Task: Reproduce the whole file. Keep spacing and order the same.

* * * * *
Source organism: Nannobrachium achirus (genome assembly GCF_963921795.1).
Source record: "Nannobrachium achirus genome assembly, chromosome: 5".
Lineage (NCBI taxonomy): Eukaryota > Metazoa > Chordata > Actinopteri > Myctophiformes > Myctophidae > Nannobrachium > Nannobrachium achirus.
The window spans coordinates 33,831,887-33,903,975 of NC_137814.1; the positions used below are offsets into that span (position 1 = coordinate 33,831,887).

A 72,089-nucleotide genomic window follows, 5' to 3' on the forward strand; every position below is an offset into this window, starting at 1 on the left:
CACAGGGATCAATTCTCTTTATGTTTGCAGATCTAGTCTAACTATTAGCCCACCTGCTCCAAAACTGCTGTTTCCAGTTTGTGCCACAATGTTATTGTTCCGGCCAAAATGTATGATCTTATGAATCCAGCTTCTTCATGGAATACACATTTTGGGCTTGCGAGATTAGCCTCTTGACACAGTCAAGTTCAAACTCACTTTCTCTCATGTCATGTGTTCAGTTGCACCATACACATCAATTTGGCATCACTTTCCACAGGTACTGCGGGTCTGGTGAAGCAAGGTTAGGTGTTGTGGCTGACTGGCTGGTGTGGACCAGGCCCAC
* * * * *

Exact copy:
Source organism: Nannobrachium achirus (genome assembly GCF_963921795.1).
Source record: "Nannobrachium achirus genome assembly, chromosome: 5".
Lineage (NCBI taxonomy): Eukaryota > Metazoa > Chordata > Actinopteri > Myctophiformes > Myctophidae > Nannobrachium > Nannobrachium achirus.
The window spans coordinates 33,831,887-33,903,975 of NC_137814.1; the positions used below are offsets into that span (position 1 = coordinate 33,831,887).

A 72,089-nucleotide genomic window follows, 5' to 3' on the forward strand; every position below is an offset into this window, starting at 1 on the left:
CACAGGGATCAATTCTCTTTATGTTTGCAGATCTAGTCTAACTATTAGCCCACCTGCTCCAAAACTGCTGTTTCCAGTTTGTGCCACAATGTTATTGTTCCGGCCAAAATGTATGATCTTATGAATCCAGCTTCTTCATGGAATACACATTTTGGGCTTGCGAGATTAGCCTCTTGACACAGTCAAGTTCAAACTCACTTTCTCTCATGTCATGTGTTCAGTTGCACCATACACATCAATTTGGCATCACTTTCCACAGGTACTGCGGGTCTGGTGAAGCAAGGTTAGGTGTTGTGGCTGACTGGCTGGTGTGGACCAGGCCCAC